Fantasy Masterworks: Little, Big

16 Jun

Little, Big: or, The Fairies’ Parliamentis a modern fantasy novel by John Crowley, published in 1981, which won the World Fantasy Award in 1982. An extraordinary, sweeping and strange novel, it can perhaps be best described through the metaphor of its central setting: Edgewood, the house in which many generations (and permutations) of the Drinkwater family live. Edgewood is designed by the patriarch, a renowned architect, to be many houses within a single structure. It unfolds, as the viewer circles around it, to reveal many different facades — Victorian, modern, gothic — like a complex piece of origami. Little, Big is one of those sprawling, dream-like fantasy novels, much like Mark Helprin’s fantastical history of a mythical early 20th-century New York, Winter’s Tale. Like another counterpart, One Hundred Years of Solitude, but this time set in New England, Little, Big spans several generations of the Drinkwater family and their relationship with the world of faerie. The concept is rescued from tweeness by author Crowley’s dazzling feats of aerobatics with the English language, which at first take a bit of getting used to but, ultimately, draw you in and trap you with their beauty, not unlike the fabled world of faery itself. The esteemed literary critic Harold Bloom called Little, Big “a neglected masterpiece. The closest achievement we have to the Alice stories of Lewis Carroll”, and the vast novel does have an almost soporific, Wonderland quality to it – best read on lazy days in dappled sunshine.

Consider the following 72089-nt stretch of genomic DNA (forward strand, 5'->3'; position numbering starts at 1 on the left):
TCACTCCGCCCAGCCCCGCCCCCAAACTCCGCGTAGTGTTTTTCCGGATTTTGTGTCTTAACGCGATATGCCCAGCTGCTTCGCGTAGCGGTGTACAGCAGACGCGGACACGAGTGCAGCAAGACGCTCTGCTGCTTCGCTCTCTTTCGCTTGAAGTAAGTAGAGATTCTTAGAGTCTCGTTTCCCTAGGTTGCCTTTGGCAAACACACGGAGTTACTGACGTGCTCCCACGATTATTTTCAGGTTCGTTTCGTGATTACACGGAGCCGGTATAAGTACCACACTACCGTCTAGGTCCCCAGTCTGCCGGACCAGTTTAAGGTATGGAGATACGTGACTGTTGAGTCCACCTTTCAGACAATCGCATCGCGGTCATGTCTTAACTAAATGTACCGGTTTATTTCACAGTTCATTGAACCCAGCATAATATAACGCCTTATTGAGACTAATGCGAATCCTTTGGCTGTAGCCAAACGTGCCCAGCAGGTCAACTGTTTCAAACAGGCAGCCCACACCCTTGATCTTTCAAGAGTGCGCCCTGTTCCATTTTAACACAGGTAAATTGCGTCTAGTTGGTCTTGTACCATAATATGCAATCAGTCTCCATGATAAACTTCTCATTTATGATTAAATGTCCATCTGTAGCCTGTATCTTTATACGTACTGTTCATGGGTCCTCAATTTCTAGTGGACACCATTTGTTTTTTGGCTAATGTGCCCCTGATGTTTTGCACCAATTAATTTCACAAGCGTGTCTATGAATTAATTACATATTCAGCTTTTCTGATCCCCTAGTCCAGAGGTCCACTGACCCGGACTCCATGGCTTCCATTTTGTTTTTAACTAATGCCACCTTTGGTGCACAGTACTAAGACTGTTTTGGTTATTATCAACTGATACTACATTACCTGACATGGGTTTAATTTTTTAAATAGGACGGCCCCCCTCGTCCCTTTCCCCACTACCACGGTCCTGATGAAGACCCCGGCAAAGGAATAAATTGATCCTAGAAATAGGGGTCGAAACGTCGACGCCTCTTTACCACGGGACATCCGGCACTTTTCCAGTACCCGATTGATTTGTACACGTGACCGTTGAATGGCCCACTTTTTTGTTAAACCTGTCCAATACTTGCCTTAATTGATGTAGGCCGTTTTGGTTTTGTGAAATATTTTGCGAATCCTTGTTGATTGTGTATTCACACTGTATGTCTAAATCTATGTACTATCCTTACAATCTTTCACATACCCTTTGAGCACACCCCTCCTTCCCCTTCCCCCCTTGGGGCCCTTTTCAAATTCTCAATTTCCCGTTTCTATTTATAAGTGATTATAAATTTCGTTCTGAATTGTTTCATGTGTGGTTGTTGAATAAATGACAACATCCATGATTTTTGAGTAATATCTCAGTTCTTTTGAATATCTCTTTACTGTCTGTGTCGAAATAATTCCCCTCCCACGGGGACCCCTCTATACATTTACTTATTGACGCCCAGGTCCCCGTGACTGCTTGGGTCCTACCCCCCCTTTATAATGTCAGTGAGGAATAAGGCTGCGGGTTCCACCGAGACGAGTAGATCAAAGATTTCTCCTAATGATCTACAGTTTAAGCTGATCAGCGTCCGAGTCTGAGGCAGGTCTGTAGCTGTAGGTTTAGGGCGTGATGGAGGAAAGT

Little, Big is a brilliant, complex, perplexing paradox of a book. It’s deeply serious and yet utterly evanescent: a sophisticated, moving adult novel about fairyland. I first came across it on the recommendation of a very well-read friend, and I fell hard for it within the first few pages. The moment I want to shout about here is the one that first prompted this headlong topple. So, some background: the novel is that rare and old-fashioned thing, a family saga. The Drinkwaters are an American family whose home, Edgewood, is a many-faced, labyrinthine, Beaux Arts country pile, not too distant from an unnamed city that is clearly New York. Yet the Drinkwaters are special, and what makes them special is that they’re related (by marriage) to fairies. Their family history, at diverse and unpredictable points, is implicated in “the Tale”—a longstanding fairy narrative that unfolds in a rhythm too slow, too magical, for human comprehension. One of the mysteries of the novel, and of Crowley’s brilliance, is the way he continually shifts our understanding of how the fairy Tale, and the tale of the novel, intersect. This is not a simple fantasy set-up. Some characters have direct access to the fairy world; others hunger for it and are continually, even tragically, denied; some characters live in ignorance of fairies; others dwell in disbelief. And yet, somehow, each of these perspectives are given equal weight and validity—they all hum within the novel’s grand omniscience.